The University of Southampton
University of Southampton Institutional Repository

Water pathways in higher plants - I. free space in wheat leaves

Tanton, T.W. and Crowdy, S.H. (1970) Water pathways in higher plants - I. free space in wheat leaves Journal of Experimental Botany, 101, (1), pp. 102-111. (doi:10.1093/jxb/21.1.102).

Record type: Article


A technique has been developed for the study of pathways of water movement in the xylem and free space of wheat leaves. Plants were treated with Lead-EDTA chelate through either the roots or the leaves; after treatment the lead was precipitated in situ as lead sulphide with hydrogen sulphide gas and its location determined by light and electron microscopy.

Bulk water movement was in the lumen of the xylem, where there was always a heavy deposit of lead sulphide after root treatments. Outside the xylem the deposits were confined to the cell walls and were most dense in the middle lamella. Deposits were not found in the cells themselves. The main zones of water loss, marked by heavy deposits of lead sulphide, were associated with the stomata, the junctions of the periclinal walls of the epidermal cells, and the cuticle, leaf hairs, and specialized epidermal cells with pitted walls associated with the vascular bundles.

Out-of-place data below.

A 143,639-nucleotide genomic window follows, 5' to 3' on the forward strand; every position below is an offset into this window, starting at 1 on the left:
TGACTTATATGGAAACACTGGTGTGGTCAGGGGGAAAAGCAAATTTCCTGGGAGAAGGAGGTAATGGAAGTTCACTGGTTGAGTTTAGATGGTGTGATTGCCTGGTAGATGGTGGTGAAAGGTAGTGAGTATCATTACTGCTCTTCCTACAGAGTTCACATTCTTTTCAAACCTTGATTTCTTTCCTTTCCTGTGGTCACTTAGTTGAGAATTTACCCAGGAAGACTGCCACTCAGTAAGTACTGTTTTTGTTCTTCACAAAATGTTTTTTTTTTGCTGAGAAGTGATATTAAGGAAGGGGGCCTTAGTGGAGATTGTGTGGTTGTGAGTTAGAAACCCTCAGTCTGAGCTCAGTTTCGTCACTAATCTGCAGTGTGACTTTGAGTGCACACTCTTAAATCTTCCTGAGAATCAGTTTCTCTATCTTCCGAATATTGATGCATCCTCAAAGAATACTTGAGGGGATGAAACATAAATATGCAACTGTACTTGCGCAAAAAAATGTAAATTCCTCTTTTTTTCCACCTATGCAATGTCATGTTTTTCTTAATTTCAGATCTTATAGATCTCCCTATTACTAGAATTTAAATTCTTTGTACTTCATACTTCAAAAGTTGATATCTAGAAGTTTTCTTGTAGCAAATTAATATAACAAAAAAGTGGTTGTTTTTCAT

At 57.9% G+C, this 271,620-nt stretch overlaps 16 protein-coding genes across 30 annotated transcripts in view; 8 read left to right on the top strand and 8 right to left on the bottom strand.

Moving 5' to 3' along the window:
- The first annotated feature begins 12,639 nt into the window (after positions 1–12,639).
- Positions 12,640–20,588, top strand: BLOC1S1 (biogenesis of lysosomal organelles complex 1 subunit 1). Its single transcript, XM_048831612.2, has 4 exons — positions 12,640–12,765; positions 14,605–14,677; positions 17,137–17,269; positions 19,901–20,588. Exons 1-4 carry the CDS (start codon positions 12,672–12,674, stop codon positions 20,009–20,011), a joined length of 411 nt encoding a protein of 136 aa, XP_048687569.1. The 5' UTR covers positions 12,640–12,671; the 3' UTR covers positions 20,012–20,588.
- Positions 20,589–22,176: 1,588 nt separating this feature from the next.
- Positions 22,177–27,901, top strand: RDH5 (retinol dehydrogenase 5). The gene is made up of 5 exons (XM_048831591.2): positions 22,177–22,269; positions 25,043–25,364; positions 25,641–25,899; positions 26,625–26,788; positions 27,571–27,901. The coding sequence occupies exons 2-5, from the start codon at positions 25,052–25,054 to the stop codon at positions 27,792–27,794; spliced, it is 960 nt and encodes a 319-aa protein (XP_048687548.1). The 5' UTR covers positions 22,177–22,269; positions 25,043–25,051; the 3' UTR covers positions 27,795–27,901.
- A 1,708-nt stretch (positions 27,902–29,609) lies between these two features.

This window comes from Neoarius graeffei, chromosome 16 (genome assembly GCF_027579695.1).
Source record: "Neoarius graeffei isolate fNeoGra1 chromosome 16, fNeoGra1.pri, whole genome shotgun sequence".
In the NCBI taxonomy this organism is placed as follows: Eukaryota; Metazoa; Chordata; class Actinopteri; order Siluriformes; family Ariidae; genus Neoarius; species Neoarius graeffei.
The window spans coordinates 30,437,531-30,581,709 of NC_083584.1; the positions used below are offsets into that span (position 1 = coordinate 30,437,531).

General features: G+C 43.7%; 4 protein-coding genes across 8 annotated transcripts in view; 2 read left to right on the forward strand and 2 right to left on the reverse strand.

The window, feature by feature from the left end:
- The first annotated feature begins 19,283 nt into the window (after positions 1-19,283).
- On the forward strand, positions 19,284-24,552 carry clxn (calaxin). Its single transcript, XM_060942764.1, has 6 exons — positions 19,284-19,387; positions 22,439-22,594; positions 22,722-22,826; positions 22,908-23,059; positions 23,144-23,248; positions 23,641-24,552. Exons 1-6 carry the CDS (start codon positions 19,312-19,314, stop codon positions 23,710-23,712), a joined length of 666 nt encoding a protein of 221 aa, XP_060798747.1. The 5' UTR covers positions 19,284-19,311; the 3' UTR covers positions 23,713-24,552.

Entry of lead chelate into the leaves was adequately described by a diffusion model. The free space seemed to be located mainly in the water of hydration of the pectin middle lamella and was esmated to occupy 3 to 5 per cent of the volume of the tissue.

Full text not available from this repository.

More information

Published date: February 1970


Local EPrints ID: 75594
ISSN: 0022-0957
PURE UUID: 04f8b2d8-bc38-40ca-ad91-8174fbee2821

Catalogue record

Date deposited: 11 Mar 2010
Last modified: 18 Jul 2017 23:42

Export record


Download statistics

Downloads from ePrints over the past year. Other digital versions may also be available to download e.g. from the publisher's website.

View more statistics

Atom RSS 1.0 RSS 2.0

Contact ePrints Soton:

ePrints Soton supports OAI 2.0 with a base URL of

This repository has been built using EPrints software, developed at the University of Southampton, but available to everyone to use.

We use cookies to ensure that we give you the best experience on our website. If you continue without changing your settings, we will assume that you are happy to receive cookies on the University of Southampton website.